true, as cynics believe, with some backup from certain schools
of economics, that everybody is selfish? Well, no. But even if
it were true, is being selfish really such a bad thing anyway?
The answer to this question depends on what you mean by "selfish."
The traditional view of
selfishness, promoted by religion but maintained by many secular
thinkers as well, is that it is bad. According to this view, a
selfish person thinks only of his own interests, disregarding
the interests of others. Such a person might steal from, lie to,
betray, or at the extreme even go so far as to murder others in
order to get his way.
But is this really a
selfish way of acting? It's a petty, criminal, malevolent way of
acting, to be sure—but does a person really serve his own
interests by stealing, lying, betraying, or murdering? It might
serve one's immediate interests to have more money, avoid
responsibility for something, or do away with someone who stands
in one's way, but what about the longer term consequences?
Embracing a life of crime, aside from eating away at your soul,
for lack of a better word, will very likely come back to bite
you in the ass, landing you in jail or in an early grave. It's
not a great way to make friends, either.
A person who is selfish
and rational takes the longer term consequences of his
actions into account when deciding how to act, what kind of life
to lead, what kind of person to be. A rationally selfish person
doesn't cheat or steal, but instead works hard, learns about the
world, respects the rights of others, and builds lasting,
fulfilling relationships—the kinds of things that are actually
in a person's best long-term interests. This is the kind of view
taken by philosopher and novelist Ayn Rand, who titled one of
her collections of essays
The Virtue of Selfishness. This kind of rational self-interest
is not something to be lamented, but something to be celebrated,
leading to greater wealth and happiness for all.
Those who moan that
everyone is selfish have the first kind of selfishness in mind,
the bad kind, but clearly not everyone is a thug or a cheat.
True criminals are a tiny minority in any civilization. Most
people follow some kind of moral code, however mixed up and
unexamined it may be. They feel the need, not only to enjoy
lives full of rewards, but also to deserve those rewards. They
want not merely to have good lives, but to be good people. This
simple, basic truth flies in the face of what the cynics out
there would have us believe.
The economists who
inadvertently lend some support to the cynics have the other
kind of selfishness in mind, the good kind. Economists since at
least Adam Smith have been unable to deny the beneficial side-effects
of lawful self-interested action—though they have not, as a rule,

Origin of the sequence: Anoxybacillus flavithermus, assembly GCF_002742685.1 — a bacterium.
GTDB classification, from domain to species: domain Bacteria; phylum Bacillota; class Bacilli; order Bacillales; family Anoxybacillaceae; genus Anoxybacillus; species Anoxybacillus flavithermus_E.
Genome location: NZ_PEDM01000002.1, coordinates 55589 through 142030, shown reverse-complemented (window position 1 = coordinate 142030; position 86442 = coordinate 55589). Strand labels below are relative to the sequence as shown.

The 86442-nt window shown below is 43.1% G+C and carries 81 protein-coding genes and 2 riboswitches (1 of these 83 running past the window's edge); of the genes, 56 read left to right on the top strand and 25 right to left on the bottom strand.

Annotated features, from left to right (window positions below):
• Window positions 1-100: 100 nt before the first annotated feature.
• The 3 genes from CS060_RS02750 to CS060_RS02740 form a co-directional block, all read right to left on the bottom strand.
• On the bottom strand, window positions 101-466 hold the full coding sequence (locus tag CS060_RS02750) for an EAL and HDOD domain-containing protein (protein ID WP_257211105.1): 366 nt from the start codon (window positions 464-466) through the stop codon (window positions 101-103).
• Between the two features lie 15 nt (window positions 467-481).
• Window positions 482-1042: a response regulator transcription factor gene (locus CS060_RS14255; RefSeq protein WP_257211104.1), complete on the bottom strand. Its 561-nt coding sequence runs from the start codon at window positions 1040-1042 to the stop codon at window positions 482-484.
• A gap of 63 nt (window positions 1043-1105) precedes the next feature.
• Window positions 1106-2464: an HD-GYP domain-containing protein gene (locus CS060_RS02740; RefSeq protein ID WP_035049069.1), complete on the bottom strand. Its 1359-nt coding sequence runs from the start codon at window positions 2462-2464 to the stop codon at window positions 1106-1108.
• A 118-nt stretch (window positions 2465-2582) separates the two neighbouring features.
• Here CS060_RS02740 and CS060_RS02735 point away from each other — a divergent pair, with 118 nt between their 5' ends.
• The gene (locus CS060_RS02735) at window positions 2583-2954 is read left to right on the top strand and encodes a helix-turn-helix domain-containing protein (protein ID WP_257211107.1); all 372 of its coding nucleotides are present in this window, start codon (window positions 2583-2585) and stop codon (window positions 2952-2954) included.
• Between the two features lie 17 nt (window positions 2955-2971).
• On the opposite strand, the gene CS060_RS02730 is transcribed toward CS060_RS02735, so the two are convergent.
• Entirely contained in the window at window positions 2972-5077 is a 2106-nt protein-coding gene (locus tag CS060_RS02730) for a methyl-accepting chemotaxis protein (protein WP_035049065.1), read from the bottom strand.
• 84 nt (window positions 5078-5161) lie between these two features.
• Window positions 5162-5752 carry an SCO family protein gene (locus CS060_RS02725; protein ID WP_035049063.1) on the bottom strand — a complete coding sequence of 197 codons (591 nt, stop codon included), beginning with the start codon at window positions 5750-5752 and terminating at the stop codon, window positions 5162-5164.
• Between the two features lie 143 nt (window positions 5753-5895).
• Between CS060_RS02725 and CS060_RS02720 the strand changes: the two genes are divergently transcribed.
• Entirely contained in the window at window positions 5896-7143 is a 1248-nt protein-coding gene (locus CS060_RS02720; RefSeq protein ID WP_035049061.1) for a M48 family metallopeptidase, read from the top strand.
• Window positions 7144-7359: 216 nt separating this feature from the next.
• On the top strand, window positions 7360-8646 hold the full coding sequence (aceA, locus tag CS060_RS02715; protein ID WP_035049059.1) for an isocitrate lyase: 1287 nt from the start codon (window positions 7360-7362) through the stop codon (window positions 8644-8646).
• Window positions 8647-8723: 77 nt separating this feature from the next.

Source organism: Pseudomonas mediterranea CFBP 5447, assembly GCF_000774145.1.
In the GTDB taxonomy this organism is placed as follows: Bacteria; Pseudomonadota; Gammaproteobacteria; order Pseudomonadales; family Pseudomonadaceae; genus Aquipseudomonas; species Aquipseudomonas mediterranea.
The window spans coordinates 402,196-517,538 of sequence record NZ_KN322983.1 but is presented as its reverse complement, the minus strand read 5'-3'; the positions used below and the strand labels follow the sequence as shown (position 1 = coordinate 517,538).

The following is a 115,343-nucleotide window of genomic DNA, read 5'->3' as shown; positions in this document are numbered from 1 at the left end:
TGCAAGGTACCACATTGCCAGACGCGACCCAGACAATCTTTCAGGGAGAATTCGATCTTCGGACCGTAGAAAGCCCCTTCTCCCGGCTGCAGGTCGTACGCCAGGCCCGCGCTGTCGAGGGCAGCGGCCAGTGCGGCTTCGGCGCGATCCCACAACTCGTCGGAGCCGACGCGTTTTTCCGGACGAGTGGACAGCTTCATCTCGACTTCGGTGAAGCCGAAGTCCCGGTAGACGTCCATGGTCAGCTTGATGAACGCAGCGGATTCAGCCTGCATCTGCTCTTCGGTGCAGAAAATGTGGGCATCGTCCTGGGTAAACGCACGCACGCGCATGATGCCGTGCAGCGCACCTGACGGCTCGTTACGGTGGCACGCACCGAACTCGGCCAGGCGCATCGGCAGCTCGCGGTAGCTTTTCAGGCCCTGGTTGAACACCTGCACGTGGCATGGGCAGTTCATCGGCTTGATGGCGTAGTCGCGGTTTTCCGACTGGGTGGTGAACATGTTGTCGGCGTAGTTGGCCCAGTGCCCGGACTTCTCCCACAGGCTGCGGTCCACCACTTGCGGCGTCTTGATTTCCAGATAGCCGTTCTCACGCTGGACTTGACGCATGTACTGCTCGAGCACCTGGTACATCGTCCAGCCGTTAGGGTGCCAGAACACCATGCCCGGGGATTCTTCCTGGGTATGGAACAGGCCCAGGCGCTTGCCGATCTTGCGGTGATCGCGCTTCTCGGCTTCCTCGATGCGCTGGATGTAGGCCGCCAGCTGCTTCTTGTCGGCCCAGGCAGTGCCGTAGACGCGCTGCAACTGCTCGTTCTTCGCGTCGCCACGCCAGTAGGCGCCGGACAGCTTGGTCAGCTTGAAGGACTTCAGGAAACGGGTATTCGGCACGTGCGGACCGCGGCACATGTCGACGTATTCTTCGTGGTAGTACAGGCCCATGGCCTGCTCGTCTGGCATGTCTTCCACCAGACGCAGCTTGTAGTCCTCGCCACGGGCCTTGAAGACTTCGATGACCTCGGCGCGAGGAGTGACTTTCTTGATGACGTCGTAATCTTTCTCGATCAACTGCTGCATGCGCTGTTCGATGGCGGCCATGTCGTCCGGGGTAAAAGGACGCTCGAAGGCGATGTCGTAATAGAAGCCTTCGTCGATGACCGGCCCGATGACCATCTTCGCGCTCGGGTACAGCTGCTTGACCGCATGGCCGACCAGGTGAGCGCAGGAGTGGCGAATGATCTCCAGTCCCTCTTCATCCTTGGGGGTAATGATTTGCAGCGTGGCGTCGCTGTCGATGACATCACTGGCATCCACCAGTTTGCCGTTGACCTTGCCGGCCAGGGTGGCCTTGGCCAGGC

been as unapologetically enthusiastic about it as Rand.
In an article entitled "The
Denial of Virtue" published in the January/February edition
of Society, sociology professor Amitai Etzioni takes on
economists and other social scientists who are quick to explain
away charitable behaviour as a way to get tax deductions,
volunteer work as a way to meet other singles, or heroic acts as
the result of "hard-wiring." Etzioni tells us about experiments
suggesting that many people do not "free ride" even when they
think they can get away with it. He also points out that many
people vote, even though they know the chances that their vote
will make a difference are close to nil. In these and other
cases, people plausibly report that their actions are motivated
not by self-interest but by what they think is right, by what
they think they ought to do.
I think Etzioni is
correct, as far as this goes. The claims of economists and
social scientists that all actions are self-interested—that
whatever people choose to do necessarily reflects their
calculations of costs and benefits for themselves—is belied by
clear cases of people acting out of a sense of duty, either to
god or society or their parents.
Where I part company with
Etzioni is in believing that this sense of duty is a good thing.
Etzioni can point to people doing good out of a sense of duty,
but I can point to people disowning their natural desires for
pleasure out of a sense of religious duty; sacrificing their
rights out of a sense of national duty; abandoning a career or a
mate out of a sense of duty to their parents. I do believe in
virtue, but I believe that duty is its enemy. Duty ethics ask
you to adhere to a set of rules, whereas virtue ethics ask you
to live up to an ideal, which is a very different focus.
It is a good thing people
are not all selfish in the narrow, petty way the cynics imagine
them to be, but it is actually unfortunate that people are not
all rationally self-interested in the way social scientists
suppose. This kind of rational self-interest not only has
beneficial spill-over effects, but is in fact a virtue—it leads
people to act virtuously, to live fulfilling lives, and to be
good people. As Dr. Nathaniel Branden wrote in "Isn't Everyone
Selfish?" published in the Rand book mentioned above, this
rhetorical question, though intended as a cynical jab, actually
"pays mankind a compliment it does not deserve." Hopefully, more
and more of mankind will deserve it as they increasingly embrace
the virtue of rational self-interest and reject not only petty,
narrow selfishness but also the heavy hand of duty.